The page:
Once you’ve made both announcements, get ready to update your profiles across the web. Open a tab in your browser for every social profile you own, then, one right after another, paste all the new information in the correct fields, triple check it is correct, and then fire away. I highly recommend listening to Tchaikovsky’s 1812 Overture Finale while you are doing this—the build and the cymbals really make you feel like you are doing something monumental. Because for you and your career, you are!

    Note: If you are like me and are planning on taking some time off, you should put a placeholder on your social profiles. For me, it was saying that I was going to be the COO for a startup in stealth mode—for you it might be that you are going to be a Director at a technology company or that you’re an entrepreneur.

    Consider a Media Outreach Plan

    Depending on your role, industry, and seniority, engaging the media around the news of your move might make sense. How do you go about reaching out to reporters ? Unless you are entering the C-Suite at a Fortune 500 company, I recommend doing all of your own outreach. Who better to talk about what’s next for you than, well, you ?

    Target blogs and news sites in your industry and outlets that cover “people on the move” type news, making sure to align your pitch to the right reporter in your region and area of expertise. Although there are no real rules regarding what qualifies you for being “coverage-worthy,” having 8-10 years of experience or having been recognized for a significant contribution to your industry would be a good benchmark.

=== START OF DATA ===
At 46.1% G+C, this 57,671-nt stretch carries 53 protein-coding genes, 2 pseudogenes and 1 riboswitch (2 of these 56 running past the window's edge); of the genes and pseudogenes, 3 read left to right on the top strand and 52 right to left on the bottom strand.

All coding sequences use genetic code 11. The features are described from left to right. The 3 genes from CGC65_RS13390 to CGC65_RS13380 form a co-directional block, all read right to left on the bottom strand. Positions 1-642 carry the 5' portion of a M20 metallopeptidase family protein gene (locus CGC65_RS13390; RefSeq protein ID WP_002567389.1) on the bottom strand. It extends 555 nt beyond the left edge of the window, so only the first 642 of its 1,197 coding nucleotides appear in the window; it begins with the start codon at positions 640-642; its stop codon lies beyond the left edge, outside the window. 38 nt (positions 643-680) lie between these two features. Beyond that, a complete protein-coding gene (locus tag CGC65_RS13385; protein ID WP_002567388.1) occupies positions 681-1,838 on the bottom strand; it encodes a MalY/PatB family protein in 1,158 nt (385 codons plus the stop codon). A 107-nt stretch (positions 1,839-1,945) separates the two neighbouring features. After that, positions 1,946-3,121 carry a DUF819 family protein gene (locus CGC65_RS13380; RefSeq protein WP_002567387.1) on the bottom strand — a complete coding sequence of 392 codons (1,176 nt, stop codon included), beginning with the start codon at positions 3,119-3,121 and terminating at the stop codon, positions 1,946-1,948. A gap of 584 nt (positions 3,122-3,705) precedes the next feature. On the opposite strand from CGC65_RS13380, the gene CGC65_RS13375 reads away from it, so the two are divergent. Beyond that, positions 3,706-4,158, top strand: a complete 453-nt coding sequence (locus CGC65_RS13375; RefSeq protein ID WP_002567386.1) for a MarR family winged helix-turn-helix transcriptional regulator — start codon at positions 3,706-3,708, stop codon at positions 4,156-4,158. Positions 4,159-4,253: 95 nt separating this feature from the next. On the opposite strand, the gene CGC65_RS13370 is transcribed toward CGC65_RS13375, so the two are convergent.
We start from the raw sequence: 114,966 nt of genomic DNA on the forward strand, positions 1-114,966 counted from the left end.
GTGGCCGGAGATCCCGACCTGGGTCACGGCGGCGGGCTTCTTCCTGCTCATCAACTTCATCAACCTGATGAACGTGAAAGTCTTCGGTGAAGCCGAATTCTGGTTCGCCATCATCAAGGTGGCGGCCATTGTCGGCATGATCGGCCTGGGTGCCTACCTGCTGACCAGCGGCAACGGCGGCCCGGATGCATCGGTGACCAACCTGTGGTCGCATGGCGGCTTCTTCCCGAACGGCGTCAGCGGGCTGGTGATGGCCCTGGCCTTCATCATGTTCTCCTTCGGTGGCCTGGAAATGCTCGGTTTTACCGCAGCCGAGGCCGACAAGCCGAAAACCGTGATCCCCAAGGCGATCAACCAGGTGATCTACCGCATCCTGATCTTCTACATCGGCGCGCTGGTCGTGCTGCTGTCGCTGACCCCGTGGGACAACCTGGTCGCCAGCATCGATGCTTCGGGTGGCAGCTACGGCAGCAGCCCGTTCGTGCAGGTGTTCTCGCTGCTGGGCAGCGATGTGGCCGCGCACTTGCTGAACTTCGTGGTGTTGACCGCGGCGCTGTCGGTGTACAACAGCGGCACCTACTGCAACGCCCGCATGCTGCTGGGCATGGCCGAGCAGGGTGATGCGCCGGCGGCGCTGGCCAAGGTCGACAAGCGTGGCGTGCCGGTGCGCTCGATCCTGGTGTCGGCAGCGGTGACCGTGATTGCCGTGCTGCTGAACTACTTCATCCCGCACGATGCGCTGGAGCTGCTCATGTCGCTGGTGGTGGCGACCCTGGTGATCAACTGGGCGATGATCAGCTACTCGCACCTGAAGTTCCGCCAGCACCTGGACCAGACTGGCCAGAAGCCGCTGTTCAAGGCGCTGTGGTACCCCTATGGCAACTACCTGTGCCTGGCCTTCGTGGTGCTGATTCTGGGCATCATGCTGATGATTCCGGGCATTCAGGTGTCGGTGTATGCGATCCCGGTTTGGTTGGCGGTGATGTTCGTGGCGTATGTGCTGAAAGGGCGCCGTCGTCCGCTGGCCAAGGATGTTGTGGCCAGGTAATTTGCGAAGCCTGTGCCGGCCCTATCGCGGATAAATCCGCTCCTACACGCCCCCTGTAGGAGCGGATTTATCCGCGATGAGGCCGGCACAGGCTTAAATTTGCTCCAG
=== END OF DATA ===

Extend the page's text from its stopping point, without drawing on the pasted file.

This is also a good time to go after a guest post or two to talk about your move and share insights (just like I am doing here! #meta). Don’t be discouraged if there aren’t a lot of “bites” on your pitch, as reporters are incredibly busy and your news might not yet be big enough for them to cover. But don’t worry, someday it will be.

    Brace Yourself for When the Updates Hit Your Social Graph

    In my experience, not only are you spreading the news, but your network will be, too, as your updates are liked, retweeted, and shared. As the news spreads like wildfire, be ready for an inbound wave of interest, questions and, perhaps the best part: a bunch of congrats. In all the planning I did, I never planned for the outpouring of positivity—and it was the greatest feeling in the world.

    Photo of woman on laptop courtesy of Shutterstock .